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Don't Waste Your Hospital's IT Investment

wasting-it-investmentLast month, the Office of the National Coordinator for Health Information Technology (ONC) released a report highlighting the jump in EHR implementation. The number of physicians using advanced EHRs has doubled since 2009, and the adoption rate of advanced EHRs by hospitals has quadrupled since 2010.

Implementing all of this health care IT has been a time-consuming and costly project for health care providers, so it is not surprising that they are now eager to see a return on investment. While suggestions abound for leveraging EHR data to streamline hospital processes and enhance patient experiences, the data alone is not enough to change patient behaviors.

In order to truly impact patient outcomes in the long run, health care providers need patient engagement strategies that draw insights from both EHR data and the consumers themselves. Think of it as a marriage of Big Data with “Small Data”, drawing upon insights on WHY patients behave the way they do (the WHAT), captured in medical claims data.

The Digital Revolution Has Just Begun

The U.S. health care system is actually a late entrant in the digital revolution. While other industries embraced digital technology, health care lagged behind. Eventually, the 2009 federal economic stimulus package– which incentivized health care providers to computerize — got the ball rolling. The more recent Affordable Care Act gave it another kick. But is it headed in the right direction?

The Washington Post recently reported on the rapidly growing health care technology market and one of its biggest players — the database software company, InterSystems.

While not a household name, InterSystems is at the foundation of many IT solutions:

  • National health services of England, Scotland and Wales
  • Trading systems at Credit Suisse
  • And even the European Space Agency’s project to map the Milky Way

Here in the U.S., InterSystems database software used by EHR-leader, Epic, supports the U.S. Defense Department health system along with numerous federal and state systems. Terry Ragon, owner of the Cambridge, Massachusetts-based company, understands just how challenging an IT implementation can be.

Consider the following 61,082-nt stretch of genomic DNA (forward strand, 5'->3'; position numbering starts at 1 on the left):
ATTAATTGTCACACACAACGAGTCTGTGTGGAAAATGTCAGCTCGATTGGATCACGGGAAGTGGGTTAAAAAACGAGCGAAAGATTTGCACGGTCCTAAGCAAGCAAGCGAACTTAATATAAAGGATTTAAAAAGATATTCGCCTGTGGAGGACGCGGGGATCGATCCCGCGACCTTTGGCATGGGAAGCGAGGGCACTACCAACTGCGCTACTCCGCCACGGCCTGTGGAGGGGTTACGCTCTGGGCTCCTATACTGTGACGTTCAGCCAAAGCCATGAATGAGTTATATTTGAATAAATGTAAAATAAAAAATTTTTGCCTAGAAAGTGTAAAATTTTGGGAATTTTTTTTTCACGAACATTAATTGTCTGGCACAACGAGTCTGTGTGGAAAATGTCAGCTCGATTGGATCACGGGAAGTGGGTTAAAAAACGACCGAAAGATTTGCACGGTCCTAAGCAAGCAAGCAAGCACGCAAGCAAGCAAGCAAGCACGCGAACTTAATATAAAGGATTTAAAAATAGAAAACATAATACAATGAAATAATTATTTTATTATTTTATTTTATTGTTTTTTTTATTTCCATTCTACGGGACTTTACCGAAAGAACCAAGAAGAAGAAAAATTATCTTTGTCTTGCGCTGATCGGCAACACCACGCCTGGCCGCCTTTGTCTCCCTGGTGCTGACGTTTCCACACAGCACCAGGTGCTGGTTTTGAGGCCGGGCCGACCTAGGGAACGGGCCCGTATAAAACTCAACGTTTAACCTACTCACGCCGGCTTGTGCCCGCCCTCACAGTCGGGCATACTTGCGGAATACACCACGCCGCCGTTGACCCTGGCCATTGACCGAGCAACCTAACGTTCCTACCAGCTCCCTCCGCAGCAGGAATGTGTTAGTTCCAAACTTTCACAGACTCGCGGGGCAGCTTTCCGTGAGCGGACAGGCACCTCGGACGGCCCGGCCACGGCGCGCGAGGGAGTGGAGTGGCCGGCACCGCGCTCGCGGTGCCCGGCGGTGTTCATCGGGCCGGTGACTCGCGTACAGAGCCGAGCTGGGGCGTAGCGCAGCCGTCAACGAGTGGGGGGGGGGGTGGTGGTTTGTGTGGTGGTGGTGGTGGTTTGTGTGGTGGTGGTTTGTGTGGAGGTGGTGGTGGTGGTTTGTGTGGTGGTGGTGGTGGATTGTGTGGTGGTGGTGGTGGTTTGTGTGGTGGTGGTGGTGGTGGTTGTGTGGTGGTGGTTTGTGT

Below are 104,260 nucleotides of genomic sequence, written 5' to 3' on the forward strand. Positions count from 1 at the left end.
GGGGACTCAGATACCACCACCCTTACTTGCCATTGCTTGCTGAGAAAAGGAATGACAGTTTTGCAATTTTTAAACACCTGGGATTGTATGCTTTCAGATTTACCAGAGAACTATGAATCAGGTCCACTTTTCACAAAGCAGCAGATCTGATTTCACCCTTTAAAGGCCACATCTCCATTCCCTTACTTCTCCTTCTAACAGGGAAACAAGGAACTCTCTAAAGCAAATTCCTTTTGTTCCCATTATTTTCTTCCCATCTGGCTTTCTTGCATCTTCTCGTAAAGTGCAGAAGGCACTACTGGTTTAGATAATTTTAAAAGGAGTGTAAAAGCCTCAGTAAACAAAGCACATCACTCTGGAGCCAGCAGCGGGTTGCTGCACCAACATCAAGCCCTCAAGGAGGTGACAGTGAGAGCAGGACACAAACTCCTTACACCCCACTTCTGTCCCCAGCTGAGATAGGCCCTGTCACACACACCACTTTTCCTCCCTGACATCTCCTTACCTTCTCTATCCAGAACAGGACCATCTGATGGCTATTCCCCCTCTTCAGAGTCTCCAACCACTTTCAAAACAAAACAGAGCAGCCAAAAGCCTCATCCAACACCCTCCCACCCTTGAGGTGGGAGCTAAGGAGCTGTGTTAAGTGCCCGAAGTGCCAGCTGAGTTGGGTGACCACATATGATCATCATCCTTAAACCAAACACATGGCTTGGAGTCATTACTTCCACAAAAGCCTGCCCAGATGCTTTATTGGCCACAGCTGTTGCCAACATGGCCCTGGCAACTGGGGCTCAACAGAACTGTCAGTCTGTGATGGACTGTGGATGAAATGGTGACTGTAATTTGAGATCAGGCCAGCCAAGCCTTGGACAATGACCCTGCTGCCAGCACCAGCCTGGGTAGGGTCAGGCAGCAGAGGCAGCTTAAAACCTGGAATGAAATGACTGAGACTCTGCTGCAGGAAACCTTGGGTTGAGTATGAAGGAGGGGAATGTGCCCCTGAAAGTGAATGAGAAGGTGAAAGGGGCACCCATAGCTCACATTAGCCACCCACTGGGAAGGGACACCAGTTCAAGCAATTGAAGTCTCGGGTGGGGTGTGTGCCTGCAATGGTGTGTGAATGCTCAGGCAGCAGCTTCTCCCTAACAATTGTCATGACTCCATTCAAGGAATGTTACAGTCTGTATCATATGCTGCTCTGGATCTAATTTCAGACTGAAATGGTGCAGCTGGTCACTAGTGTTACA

Having watched the less-than-stellar launch of healthcare.gov, he notes, “Health care is a lot more complicated than everybody thinks. Large-scale IT projects are a lot more complicated than everybody thinks. When you put the two together, you have a recipe for disaster.”

Still, Ragon has high hopes for a system that will eventually connect health care data in meaningful ways so that a single view of a person’s health history is visible to all health care providers.

The Other Piece of the Puzzle

The single view of a patient may be some years away, but hospitals and physicians need to make good use of the data right away if they want to recoup their IT investments.

Patient analytics may help providers identify and segment patient groups based on demographics or health condition, but effective patient engagement strategies require deeper insights than these physical or behavioral variables.

Not all patients of similar age, ethnicity, gender, income or health condition are motivated by the same things. While behaviors may be similar, the reasons behind these behaviors will vary. Understanding the differences in motivations is the key to unlocking behavior change.

Each September, stars put on teal ribbons and health care providers reach out to women to draw attention to Ovarian Cancer Awareness Month– yet statistics show that 60 percent of women are not diagnosed with ovarian cancer until they are already at stage 3 of the disease. So why isn’t awareness higher? There are probably myriad reasons, but one could be because messaging isn’t touching the right people at the right time.

c2b solutions has developed a proprietary psychographic segmentation model that can help hospitals, physicians, pharmacists and health insurance companies develop better patient engagement strategies by defining patient needs on a deeper level:

  • Breaking down consumer segments based on lifestyle, motivations and approaches to health and well-being
  • Identifying better ways to motivate consumer behaviors
  • Personalizing messages and services to influence consumers
  • Choosing the right media channel to reach consumers.

Using health care market research and more refined segmentation ensures that health care providers are able to leverage their own data more effectively. When data is put to work, providers are able to work with patients to improve outcomes — medication non-compliance, encouraging wellness habits or educating women about the warning signs for ovarian cancer.

After investing so much to build health IT systems, missing opportunities to improve patient outcomes through patient activation is not an option. Contact c2b solutions to learn how organizations are developing more effective patient engagement strategies using our extensive consumer insights and psychographic segmentation model.

Psychographic Segmentation and its Practical Application in Patient Engagement and Behavior Change

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